Pipeline threat to Nisga’a burial ground sparks grassroots opposition

Members of the Nisga'a nation in Vancouver protest signing of deal with natural gas project.

Members of the Nisga’a nation in Vancouver protest signing of deal with natural gas project.

by Jerome Turner, Ricochet, November 20, 2014

Values and traditions of modern Nisga’a Lisims government are in question

A nation is only as good as its leadership.

Take the Nisga’a, the first nation out of the modern-day treaty gate 14 years ago.

The Nisga’a Lisims government just signed a benefit agreement regarding the Prince Rupert Gas Transmission liquid natural gas pipeline with TransCanada and Pacific NorthWest LNG.

While the Nisga’a government has made some considerable strides, this latest move is truly baffling from a traditional standpoint.

“Sayt-K’il’im-Goot: one heart, one path, one nation” is the vision statement of the Nisga’a government. Traditional laws, language and culture are listed as its foundation.

The Nisga’a ancestors may now be asking for the currently elected members of the government to remember to hold true to the latter.

What has been gained in nearly a decade and a half since the signing of a treaty with B.C. that cost the Nisga’a around 95 per cent of their traditional territory?

If the treaty route had been avoided by the Nisga’a, they would be better positioned to negotiate with mining, oil and and gas multinationals, which are vigorously banging on every First Nation’s door in B.C. before the implications of this summer’s Tsilquot’in Supreme Court decision are fully realized.

The Tsilquot’in decision asserted what northwest coast hereditary chiefs already knew: that First Nations are the decision makers when it comes to anything happening on their traditional territories.

Traditionally, members of each house group were informed of every major decision, and they would then let the hereditary chief who headed the house know what they wanted. Business was conducted through the potlatch or feast system, and the chief would announce the final decision in a feast hall.

I imagine the final decision wasn’t always the popular one; we are, after all, talking about people here. There have always been partnerships, and that will not change going forward.

The Nisga’a Lisims government has, by all accounts, made a clean break from its traditional hereditary structure in favour of a Western business model. If respect of ancestral graveyards were a real concern, the mass burial ground that is under the Nisga’a Lava Memorial Bed Park, where more than 2,000 Nisga’a are known to have perished, would not be desecrated for the sake of a pipeline and a sum of money. Leaders with an unbroken connection to the history of their heritage would ensure that their ancestors’ final resting place would remain just that.

But there is the added pressure of having treaty funds come to an end, which occurred last spring for the Nisga’a. Now the Nisga’a government is monetarily independent, and revenue doesn’t create itself, right?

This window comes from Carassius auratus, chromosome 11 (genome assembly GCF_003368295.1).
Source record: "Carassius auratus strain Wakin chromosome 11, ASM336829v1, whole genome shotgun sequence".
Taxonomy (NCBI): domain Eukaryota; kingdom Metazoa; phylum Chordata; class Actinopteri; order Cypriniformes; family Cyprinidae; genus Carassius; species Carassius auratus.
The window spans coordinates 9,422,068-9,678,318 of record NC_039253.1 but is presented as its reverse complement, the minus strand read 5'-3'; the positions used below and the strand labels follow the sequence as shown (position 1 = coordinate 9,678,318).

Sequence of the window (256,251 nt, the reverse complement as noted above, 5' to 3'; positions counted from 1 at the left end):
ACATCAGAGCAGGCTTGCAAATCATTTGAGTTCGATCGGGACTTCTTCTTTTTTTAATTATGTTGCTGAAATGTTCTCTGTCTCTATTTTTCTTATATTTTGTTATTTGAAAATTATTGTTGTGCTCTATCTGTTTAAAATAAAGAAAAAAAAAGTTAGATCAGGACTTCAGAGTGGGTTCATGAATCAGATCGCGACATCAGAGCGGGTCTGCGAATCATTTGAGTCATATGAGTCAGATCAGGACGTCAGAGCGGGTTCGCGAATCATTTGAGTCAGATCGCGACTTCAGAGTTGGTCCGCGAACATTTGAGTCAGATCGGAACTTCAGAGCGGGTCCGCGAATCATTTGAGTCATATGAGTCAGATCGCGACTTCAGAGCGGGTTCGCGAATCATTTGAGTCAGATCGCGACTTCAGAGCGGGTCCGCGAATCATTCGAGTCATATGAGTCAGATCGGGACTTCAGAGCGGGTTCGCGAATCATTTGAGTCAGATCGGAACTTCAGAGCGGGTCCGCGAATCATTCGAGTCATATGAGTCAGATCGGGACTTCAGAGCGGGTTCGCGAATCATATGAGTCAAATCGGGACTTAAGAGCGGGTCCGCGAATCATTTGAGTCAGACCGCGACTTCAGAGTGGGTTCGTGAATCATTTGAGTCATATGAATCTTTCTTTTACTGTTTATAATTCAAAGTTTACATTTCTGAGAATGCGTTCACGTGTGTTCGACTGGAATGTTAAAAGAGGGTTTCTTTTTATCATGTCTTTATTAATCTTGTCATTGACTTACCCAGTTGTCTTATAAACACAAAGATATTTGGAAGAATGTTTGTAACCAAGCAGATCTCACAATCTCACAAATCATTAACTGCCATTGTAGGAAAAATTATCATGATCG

Premier Christy Clark must be thanking her lucky stars that the Nisga’a government is now contractually on side with her LNG pipedreams.

The Nisga’a government is being raked over the coals by people within its own community due to an alleged breakdown in communications. The lack of consultation is said to have preceded the LNG signing of the Prince Rupert Gas Transmission benefit agreement.

If the Nisga’a government did in fact genuinely reach out to its community members, who are spread throughout Canada, then why did any of the approximately 1,500 Vancouver-dwelling Nisga’a feel compelled to step up and claim the opposite was the case? If consultation throughout B.C. was thorough enough for all Nisga’a members, then why did a group of Nisga’a gather to protest near the lava beds on Remembrance Day? Why did one protester, Grant Barton, decide to interrupt an exclusive signing ceremony in downtown Vancouver?

The Nisga’a government did hold community meetings and has spent years researching and negotiating the benefit agreement, but some Nisga’a say their government hasn’t done nearly enough, stating there were fewer than a dozen people who attended northern community meetings. Perhaps the Nisga’a are familiar with the efficacy of open houses from a community perspective?

However, if the accusations from Nisga’a community members are true, one thing clearly gained by the Nisga’a government in the last 14 years is the trickle-down political conduct of “don’t ask, don’t tell.” Thanks Harper and Clark. If the Nisga’a government had done its homework, it would know the LNG windfall promised during the last provincial election was mostly hot air.

It is too late for the Nisga’a to get traditional territory back, unfortunately.

What is salvageable is the rich culture, which most know to be important to the Nisga’a government. But what can Nisga’a members, especially the youth, glean from its leadership in allowing a sacred space to be carved up for money?

The answer is unsavoury — traditionally speaking.

About the author: Jerome Turner covers national and provincial issues with a focus on First Nations. Born and raised in Hazelton, B.C., he is of Gitxsan and Swedish descent. He is a graduate of Langara College’s journalism program, which included a focus on political science and Aboriginal studies.




Posted on November 21, 2014, in Oil & Gas and tagged , , , , , , . Bookmark the permalink. Leave a comment.

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